Wednesday, July 1, 2009

Death of Newspapers

Bloggers of various reputes predict the death of newspapers (in paper form). In fact they have been doing so for some time now. This includes Seth Godin, who I admire for his views.

However, I think their viewing window is very myopic. And they talk only of US. Welcome to India. Find out the depth of digital penetration. Walk into any store (not just supermarkets); check out the number of magazines that line up the racks - they are gone by the end of the week/month. Magazines and Newspapers are not going to die out any time soon. In fact, the circulation is growing. Vernacular Newspapers, such as Dainik Bhaskar, is now pushing into the metros.

I am not so sure about US either. I talked to a regular Kindle user - from US - just the other day. He is an avid reader. So I asked him if he subscribes to newspapers on Kindle. "No", he said, "the format is not what I expected. It is no fun."

The argument against newspapers is that a) it is expensive b) the news is old by the time you read it. Inexpensive is a game even newspapers can play. As it is, in India at least, it is not expensive at all. Besides, everyone knows that newspapers do not contain breaking news. Newspapers have an advantage that digital free-for-all versions do not. And that is this: It is organized news. And it gives you all relevant news with the least effort. Try gathering all news in the newspaper on the internet and see how much time you need to spend. Not everyone needs news instantaneously. But everyone needs them organized. Therein lies the key to newspaper survival.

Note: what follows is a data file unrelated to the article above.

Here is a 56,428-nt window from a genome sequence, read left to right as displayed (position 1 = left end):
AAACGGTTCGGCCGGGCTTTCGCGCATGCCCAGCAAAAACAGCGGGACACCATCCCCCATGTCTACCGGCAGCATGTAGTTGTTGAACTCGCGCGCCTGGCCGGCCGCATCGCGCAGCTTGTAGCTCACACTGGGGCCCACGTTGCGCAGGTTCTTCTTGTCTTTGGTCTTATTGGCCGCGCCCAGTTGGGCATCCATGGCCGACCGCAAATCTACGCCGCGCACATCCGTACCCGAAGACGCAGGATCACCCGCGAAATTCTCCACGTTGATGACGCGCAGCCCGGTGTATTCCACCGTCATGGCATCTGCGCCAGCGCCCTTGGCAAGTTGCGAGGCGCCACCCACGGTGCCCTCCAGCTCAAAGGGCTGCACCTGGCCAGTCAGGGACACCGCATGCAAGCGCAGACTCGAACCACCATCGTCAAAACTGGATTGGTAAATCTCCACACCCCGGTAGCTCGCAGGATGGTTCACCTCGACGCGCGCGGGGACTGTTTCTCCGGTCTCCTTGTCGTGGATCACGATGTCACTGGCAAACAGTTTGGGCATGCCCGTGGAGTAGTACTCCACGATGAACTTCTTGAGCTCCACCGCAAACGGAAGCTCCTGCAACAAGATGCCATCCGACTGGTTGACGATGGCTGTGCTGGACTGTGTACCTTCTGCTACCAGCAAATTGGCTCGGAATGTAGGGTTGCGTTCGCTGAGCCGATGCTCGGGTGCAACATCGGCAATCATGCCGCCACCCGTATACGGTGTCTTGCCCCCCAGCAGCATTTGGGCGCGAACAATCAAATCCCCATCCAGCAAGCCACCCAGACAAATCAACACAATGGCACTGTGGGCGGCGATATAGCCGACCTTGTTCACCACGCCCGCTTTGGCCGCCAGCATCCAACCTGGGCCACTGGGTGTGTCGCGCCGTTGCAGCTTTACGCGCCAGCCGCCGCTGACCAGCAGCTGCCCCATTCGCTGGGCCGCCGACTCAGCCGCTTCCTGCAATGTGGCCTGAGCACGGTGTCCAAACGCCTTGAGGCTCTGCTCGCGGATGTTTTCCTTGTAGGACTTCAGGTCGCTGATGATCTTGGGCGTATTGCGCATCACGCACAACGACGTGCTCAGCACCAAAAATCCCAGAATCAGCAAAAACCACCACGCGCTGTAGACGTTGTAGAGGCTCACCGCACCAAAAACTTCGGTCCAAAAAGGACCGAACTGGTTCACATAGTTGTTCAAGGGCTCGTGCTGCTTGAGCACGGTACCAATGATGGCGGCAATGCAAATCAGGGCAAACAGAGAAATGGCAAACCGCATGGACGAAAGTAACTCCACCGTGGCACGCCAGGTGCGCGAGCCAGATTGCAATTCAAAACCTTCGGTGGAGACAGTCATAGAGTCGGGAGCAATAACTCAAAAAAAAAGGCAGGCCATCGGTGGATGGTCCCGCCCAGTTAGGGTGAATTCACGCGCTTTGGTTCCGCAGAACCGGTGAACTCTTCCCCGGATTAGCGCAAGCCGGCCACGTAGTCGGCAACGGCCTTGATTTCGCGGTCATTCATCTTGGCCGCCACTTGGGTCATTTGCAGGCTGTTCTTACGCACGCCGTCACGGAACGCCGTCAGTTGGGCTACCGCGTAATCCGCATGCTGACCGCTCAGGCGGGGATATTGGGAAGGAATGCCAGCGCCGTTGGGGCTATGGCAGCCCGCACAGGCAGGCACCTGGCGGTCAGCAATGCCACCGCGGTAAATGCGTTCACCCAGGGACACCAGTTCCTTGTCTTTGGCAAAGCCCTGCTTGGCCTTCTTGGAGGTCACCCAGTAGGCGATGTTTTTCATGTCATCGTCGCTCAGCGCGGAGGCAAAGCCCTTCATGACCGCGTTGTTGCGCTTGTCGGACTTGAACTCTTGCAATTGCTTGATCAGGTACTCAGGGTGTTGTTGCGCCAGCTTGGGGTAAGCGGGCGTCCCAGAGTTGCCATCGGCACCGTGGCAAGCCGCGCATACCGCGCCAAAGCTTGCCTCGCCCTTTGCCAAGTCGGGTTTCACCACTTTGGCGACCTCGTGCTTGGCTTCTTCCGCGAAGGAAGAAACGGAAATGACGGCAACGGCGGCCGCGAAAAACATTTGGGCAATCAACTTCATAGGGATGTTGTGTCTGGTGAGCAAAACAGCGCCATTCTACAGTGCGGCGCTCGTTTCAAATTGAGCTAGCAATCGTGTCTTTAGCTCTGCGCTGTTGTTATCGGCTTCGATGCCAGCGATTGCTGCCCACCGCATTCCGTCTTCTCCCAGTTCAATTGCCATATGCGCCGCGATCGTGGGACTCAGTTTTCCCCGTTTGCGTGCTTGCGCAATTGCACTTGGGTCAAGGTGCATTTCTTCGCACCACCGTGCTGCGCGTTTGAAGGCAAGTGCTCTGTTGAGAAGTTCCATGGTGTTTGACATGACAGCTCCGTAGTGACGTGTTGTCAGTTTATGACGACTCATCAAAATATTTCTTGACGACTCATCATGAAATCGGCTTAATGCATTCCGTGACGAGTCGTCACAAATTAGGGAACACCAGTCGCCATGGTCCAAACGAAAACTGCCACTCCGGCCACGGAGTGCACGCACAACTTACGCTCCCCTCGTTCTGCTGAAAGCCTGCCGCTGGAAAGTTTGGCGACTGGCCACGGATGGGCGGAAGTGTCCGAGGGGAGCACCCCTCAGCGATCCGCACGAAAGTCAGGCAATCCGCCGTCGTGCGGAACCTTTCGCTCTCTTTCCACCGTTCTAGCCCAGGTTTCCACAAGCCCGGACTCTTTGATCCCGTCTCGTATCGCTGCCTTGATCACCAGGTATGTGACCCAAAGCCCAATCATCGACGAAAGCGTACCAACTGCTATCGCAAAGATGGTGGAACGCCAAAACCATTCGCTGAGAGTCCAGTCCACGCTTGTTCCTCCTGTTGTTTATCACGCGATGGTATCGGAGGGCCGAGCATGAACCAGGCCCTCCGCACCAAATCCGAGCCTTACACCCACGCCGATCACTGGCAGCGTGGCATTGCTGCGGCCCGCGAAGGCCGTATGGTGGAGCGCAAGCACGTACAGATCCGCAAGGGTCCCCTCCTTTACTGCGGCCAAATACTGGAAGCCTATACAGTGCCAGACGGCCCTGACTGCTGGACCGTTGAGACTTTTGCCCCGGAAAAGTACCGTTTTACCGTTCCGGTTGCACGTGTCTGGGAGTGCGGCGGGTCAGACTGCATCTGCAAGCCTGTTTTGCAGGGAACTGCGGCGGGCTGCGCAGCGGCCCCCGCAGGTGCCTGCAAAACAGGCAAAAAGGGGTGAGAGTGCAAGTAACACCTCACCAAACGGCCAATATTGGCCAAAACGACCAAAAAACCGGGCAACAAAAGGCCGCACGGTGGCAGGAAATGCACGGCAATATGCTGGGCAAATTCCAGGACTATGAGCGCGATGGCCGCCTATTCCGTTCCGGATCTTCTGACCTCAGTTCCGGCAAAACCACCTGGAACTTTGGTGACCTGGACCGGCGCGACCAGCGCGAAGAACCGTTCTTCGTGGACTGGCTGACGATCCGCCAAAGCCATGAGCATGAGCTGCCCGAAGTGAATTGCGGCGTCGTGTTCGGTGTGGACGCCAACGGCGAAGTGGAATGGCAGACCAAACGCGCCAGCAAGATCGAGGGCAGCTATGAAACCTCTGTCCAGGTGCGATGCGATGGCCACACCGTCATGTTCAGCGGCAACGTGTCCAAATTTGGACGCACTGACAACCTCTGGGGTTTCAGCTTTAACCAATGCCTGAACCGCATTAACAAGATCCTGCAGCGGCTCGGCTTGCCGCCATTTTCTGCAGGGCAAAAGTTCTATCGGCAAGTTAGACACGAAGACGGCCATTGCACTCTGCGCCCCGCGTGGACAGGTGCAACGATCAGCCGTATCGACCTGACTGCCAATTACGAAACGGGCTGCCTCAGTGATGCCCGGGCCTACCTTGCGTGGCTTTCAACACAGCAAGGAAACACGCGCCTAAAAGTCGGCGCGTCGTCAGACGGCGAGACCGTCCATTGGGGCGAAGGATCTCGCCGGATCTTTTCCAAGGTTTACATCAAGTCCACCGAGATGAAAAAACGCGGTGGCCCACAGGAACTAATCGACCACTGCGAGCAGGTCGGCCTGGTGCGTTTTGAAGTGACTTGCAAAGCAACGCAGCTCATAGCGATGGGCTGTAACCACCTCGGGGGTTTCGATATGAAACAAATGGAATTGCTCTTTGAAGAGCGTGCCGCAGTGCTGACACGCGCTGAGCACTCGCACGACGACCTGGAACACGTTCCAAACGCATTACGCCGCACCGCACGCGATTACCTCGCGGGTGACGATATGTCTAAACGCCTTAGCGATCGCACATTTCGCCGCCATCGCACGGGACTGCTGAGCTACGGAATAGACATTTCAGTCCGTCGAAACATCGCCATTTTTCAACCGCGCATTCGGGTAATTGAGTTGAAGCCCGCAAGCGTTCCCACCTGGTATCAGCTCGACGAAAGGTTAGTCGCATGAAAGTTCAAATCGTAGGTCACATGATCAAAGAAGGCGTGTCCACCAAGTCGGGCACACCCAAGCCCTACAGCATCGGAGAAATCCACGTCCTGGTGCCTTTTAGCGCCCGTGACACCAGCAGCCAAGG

Personally, I cannot see myself in the toilet with a Kindle in my hand. Give me the rustle of newspaper any day.

Do you agree? Or do you see death written on the face of paper newspapers and magazines

PS: Didn't realize who Malcolm is? Seth is talking, in his blog, of Malcolm Gladwell, the author of Outliers, The Tipping Point and Blink. Do read the review by Malcolm Gladwell (link in Seth's Blog). It is very interesting and designed to provoke varied reactions.

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